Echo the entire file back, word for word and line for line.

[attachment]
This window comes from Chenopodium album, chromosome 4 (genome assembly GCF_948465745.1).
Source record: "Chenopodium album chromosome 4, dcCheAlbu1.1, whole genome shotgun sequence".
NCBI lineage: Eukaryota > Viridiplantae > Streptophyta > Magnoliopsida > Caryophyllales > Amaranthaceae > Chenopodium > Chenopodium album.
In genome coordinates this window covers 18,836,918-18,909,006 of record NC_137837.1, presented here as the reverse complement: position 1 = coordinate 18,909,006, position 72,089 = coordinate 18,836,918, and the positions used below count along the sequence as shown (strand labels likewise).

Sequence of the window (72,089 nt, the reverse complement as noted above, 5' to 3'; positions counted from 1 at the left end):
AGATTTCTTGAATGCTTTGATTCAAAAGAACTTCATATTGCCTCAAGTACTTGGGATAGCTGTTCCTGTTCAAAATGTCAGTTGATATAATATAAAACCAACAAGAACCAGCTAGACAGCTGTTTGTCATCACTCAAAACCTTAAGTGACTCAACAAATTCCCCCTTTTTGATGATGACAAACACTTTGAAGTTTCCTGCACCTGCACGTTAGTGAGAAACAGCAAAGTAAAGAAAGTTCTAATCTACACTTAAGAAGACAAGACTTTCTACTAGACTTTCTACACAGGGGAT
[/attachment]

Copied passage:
This window comes from Chenopodium album, chromosome 4 (genome assembly GCF_948465745.1).
Source record: "Chenopodium album chromosome 4, dcCheAlbu1.1, whole genome shotgun sequence".
NCBI lineage: Eukaryota > Viridiplantae > Streptophyta > Magnoliopsida > Caryophyllales > Amaranthaceae > Chenopodium > Chenopodium album.
In genome coordinates this window covers 18,836,918-18,909,006 of record NC_137837.1, presented here as the reverse complement: position 1 = coordinate 18,909,006, position 72,089 = coordinate 18,836,918, and the positions used below count along the sequence as shown (strand labels likewise).

Sequence of the window (72,089 nt, the reverse complement as noted above, 5' to 3'; positions counted from 1 at the left end):
AGATTTCTTGAATGCTTTGATTCAAAAGAACTTCATATTGCCTCAAGTACTTGGGATAGCTGTTCCTGTTCAAAATGTCAGTTGATATAATATAAAACCAACAAGAACCAGCTAGACAGCTGTTTGTCATCACTCAAAACCTTAAGTGACTCAACAAATTCCCCCTTTTTGATGATGACAAACACTTTGAAGTTTCCTGCACCTGCACGTTAGTGAGAAACAGCAAAGTAAAGAAAGTTCTAATCTACACTTAAGAAGACAAGACTTTCTACTAGACTTTCTACACAGGGGAT